I'm creating a plugin for WordPress. This plugin will need to save data to the database. In other programming frameworks I've worked with, there are systems called "database migrations". These migrations are

  • SQL ALTER TABLE or CREATE TABLE statements/scripts
  • Sometimes abstracted into the programming language of the framework
  • Written and stored in a common way such that a user of my plugin/extension/etc can say "run the migrations" and the database will be update, per my instructions
    • And sometimes includes features that allow you to "rollback" those changes

An example migration system is Laravel's.

Does WordPress have a system that's similar to migrations? If not, is there a canonical way (via a particular hook, plugin registration, etc) to package up the new database tables and/or changes to existing WordPress tables my plugin will need?


Surprisingly not. Instead, you need to use the following function which is run whenever the plugin is activated.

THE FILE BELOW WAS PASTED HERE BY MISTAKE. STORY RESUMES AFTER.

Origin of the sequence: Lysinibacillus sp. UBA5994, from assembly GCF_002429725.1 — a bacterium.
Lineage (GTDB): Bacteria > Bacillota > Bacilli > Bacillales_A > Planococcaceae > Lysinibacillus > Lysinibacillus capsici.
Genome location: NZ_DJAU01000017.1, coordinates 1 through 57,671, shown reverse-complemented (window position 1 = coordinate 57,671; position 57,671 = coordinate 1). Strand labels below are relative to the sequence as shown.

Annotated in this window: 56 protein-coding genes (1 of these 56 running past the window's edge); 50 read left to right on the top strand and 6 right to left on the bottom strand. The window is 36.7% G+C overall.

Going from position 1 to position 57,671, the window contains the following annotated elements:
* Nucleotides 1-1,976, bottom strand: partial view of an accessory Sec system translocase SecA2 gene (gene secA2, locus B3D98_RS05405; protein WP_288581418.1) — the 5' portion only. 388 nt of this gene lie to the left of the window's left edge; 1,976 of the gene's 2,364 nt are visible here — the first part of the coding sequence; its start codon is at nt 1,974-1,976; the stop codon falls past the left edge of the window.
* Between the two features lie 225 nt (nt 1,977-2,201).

define( 'YOUR_PLUGIN_VERSION', '1.0.0' );

register_activation_hook( __FILE__, 'your_plugin_activation_function' );

function your_plugin_activation_function() {
  // Do activation tasks here.

Run your install script.

function your_install_function() {

  // Set the current version of the plugin in the db.
  update_option( 'your_plugin_version', YOUR_PLUGIN_VERSION );

Then for each new version, you do a compare which basically performs your database migrations, etc.

function your_upgrade_migration_function() {

  // Using a version prior to 1.1.1
  if ( version_compare( YOUR_PLUGIN_VERSION, '1.1.1', '<' ) ) {
    // Do upgrade things unique for this version.

  // Using a version prior to 1.2.0
  if ( version_compare( YOUR_PLUGIN_VERSION, '1.2.0', '<' ) ) {
    // Do upgrade things unique for this version.
| improve this answer | |
  • Useful, thank you. What about something like dbDelta -- is that OK to trust/use in place for version compares? developer.wordpress.org/reference/functions/dbdelta – Alan Storm Sep 24 '16 at 2:30
  • @AlanStorm Yes - If you're creating/modifying a db table, dbDelta is what you need. codex.wordpress.org/… Ideally though, you leverage the existing WordPress schema and caching layer by storing any plugin data in the wp_options table. – cowgill Sep 24 '16 at 2:43
  • 1
    +1'd for your answer, thank you. I'm leaving this open for a bit -- still hoping for something more complete (this answer missed dbDelta, curious if there's other functions/systems to help with migration like tasks) – Alan Storm Sep 24 '16 at 14:37

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